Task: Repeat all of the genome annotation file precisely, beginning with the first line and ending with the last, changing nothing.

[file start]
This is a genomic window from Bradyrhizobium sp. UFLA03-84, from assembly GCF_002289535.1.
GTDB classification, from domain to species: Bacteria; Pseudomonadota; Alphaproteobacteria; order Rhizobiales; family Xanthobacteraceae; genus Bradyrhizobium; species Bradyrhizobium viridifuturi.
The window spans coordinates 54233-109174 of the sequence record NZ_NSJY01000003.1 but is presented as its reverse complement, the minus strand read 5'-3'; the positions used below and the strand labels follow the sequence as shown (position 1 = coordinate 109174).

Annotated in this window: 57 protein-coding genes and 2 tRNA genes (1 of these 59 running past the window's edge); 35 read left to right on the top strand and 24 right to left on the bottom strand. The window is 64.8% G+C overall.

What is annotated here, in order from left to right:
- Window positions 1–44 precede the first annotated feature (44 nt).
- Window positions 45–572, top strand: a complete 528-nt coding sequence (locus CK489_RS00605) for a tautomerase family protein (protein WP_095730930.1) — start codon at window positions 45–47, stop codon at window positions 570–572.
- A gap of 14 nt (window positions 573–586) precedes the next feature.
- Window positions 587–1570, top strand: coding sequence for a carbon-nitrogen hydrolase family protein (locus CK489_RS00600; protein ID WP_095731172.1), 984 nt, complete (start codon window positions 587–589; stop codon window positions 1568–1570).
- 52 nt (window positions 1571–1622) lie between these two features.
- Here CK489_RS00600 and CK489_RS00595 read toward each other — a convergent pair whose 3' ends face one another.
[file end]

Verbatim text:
This is a genomic window from Bradyrhizobium sp. UFLA03-84, from assembly GCF_002289535.1.
GTDB classification, from domain to species: Bacteria; Pseudomonadota; Alphaproteobacteria; order Rhizobiales; family Xanthobacteraceae; genus Bradyrhizobium; species Bradyrhizobium viridifuturi.
The window spans coordinates 54233-109174 of the sequence record NZ_NSJY01000003.1 but is presented as its reverse complement, the minus strand read 5'-3'; the positions used below and the strand labels follow the sequence as shown (position 1 = coordinate 109174).

Annotated in this window: 57 protein-coding genes and 2 tRNA genes (1 of these 59 running past the window's edge); 35 read left to right on the top strand and 24 right to left on the bottom strand. The window is 64.8% G+C overall.

What is annotated here, in order from left to right:
- Window positions 1–44 precede the first annotated feature (44 nt).
- Window positions 45–572, top strand: a complete 528-nt coding sequence (locus CK489_RS00605) for a tautomerase family protein (protein WP_095730930.1) — start codon at window positions 45–47, stop codon at window positions 570–572.
- A gap of 14 nt (window positions 573–586) precedes the next feature.
- Window positions 587–1570, top strand: coding sequence for a carbon-nitrogen hydrolase family protein (locus CK489_RS00600; protein ID WP_095731172.1), 984 nt, complete (start codon window positions 587–589; stop codon window positions 1568–1570).
- 52 nt (window positions 1571–1622) lie between these two features.
- Here CK489_RS00600 and CK489_RS00595 read toward each other — a convergent pair whose 3' ends face one another.